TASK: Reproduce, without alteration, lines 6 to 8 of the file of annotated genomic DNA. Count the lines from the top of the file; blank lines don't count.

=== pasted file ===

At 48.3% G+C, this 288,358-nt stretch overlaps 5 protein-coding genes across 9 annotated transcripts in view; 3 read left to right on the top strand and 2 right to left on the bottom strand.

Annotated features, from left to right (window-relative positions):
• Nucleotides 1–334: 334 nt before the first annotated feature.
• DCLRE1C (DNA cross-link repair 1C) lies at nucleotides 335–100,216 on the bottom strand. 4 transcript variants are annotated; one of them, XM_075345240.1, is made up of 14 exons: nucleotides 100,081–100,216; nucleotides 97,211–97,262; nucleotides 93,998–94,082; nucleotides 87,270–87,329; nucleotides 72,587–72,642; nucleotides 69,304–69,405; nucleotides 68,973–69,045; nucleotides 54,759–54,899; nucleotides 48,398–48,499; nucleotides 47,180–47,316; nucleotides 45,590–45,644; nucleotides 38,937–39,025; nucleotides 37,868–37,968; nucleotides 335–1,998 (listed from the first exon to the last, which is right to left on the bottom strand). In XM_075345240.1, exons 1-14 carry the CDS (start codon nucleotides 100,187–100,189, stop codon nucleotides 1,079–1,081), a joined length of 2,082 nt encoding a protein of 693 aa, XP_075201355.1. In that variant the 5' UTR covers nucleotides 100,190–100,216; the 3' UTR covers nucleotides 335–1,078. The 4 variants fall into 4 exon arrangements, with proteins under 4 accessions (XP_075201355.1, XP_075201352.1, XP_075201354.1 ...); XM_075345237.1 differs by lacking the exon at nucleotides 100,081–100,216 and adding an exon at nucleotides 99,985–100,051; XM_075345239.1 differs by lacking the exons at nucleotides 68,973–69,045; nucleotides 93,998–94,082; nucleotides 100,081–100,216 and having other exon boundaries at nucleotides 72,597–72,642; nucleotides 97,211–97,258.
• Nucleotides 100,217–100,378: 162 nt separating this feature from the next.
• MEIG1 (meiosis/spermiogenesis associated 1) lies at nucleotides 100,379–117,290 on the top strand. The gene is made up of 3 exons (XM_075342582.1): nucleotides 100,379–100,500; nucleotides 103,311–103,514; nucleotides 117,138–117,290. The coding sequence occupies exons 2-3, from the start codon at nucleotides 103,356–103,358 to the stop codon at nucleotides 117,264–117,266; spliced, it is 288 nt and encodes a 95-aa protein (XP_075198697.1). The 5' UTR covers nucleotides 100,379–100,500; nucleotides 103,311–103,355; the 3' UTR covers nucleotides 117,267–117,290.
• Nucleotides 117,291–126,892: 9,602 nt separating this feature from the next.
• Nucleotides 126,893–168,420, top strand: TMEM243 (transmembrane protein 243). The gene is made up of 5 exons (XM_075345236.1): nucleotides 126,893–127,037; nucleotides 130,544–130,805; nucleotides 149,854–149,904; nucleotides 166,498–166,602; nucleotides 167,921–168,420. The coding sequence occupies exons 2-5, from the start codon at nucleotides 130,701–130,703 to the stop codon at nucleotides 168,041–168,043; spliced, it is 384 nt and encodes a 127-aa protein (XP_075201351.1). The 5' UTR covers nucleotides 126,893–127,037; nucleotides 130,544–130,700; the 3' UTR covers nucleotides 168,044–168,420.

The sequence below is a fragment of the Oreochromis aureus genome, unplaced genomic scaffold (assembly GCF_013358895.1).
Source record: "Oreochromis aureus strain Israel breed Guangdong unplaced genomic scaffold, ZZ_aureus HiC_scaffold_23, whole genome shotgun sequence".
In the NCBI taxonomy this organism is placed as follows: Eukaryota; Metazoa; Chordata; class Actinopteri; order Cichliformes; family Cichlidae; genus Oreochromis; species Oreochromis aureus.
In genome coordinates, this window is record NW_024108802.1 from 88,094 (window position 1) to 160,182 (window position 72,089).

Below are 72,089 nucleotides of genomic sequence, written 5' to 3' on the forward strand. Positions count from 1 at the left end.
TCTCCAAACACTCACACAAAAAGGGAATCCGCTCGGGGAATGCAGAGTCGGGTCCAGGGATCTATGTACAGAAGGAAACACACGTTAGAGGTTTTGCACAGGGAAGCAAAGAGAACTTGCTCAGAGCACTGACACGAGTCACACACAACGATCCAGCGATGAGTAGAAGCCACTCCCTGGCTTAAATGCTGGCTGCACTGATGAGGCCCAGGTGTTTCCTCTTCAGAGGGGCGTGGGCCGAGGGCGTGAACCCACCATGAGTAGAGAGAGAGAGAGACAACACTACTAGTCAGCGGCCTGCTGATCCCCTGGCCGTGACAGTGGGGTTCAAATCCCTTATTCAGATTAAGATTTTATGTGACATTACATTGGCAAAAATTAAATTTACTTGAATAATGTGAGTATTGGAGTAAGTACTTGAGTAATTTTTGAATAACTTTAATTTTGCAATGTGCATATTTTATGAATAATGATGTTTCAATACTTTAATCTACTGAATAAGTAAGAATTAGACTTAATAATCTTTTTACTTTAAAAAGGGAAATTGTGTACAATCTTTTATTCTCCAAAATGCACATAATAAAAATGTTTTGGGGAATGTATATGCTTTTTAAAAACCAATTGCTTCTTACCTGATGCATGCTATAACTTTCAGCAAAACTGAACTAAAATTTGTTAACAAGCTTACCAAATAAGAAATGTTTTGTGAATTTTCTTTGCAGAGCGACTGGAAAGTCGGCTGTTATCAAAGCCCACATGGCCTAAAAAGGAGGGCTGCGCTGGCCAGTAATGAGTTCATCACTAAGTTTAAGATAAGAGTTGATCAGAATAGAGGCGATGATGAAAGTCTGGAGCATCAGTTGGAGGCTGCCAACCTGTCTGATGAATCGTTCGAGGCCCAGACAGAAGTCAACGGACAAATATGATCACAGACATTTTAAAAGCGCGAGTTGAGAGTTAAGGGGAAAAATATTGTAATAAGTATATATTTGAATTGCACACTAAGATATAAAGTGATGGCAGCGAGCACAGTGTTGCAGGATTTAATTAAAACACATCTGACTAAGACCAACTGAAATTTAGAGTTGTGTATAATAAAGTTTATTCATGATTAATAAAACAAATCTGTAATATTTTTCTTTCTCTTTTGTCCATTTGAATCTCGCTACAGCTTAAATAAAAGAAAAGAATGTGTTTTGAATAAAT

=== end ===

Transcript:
• MEIG1 (meiosis/spermiogenesis associated 1) lies at nucleotides 100,379–117,290 on the top strand. The gene is made up of 3 exons (XM_075342582.1): nucleotides 100,379–100,500; nucleotides 103,311–103,514; nucleotides 117,138–117,290. The coding sequence occupies exons 2-3, from the start codon at nucleotides 103,356–103,358 to the stop codon at nucleotides 117,264–117,266; spliced, it is 288 nt and encodes a 95-aa protein (XP_075198697.1). The 5' UTR covers nucleotides 100,379–100,500; nucleotides 103,311–103,355; the 3' UTR covers nucleotides 117,267–117,290.
• Nucleotides 117,291–126,892: 9,602 nt separating this feature from the next.
• Nucleotides 126,893–168,420, top strand: TMEM243 (transmembrane protein 243). The gene is made up of 5 exons (XM_075345236.1): nucleotides 126,893–127,037; nucleotides 130,544–130,805; nucleotides 149,854–149,904; nucleotides 166,498–166,602; nucleotides 167,921–168,420. The coding sequence occupies exons 2-5, from the start codon at nucleotides 130,701–130,703 to the stop codon at nucleotides 168,041–168,043; spliced, it is 384 nt and encodes a 127-aa protein (XP_075201351.1). The 5' UTR covers nucleotides 126,893–127,037; nucleotides 130,544–130,700; the 3' UTR covers nucleotides 168,044–168,420.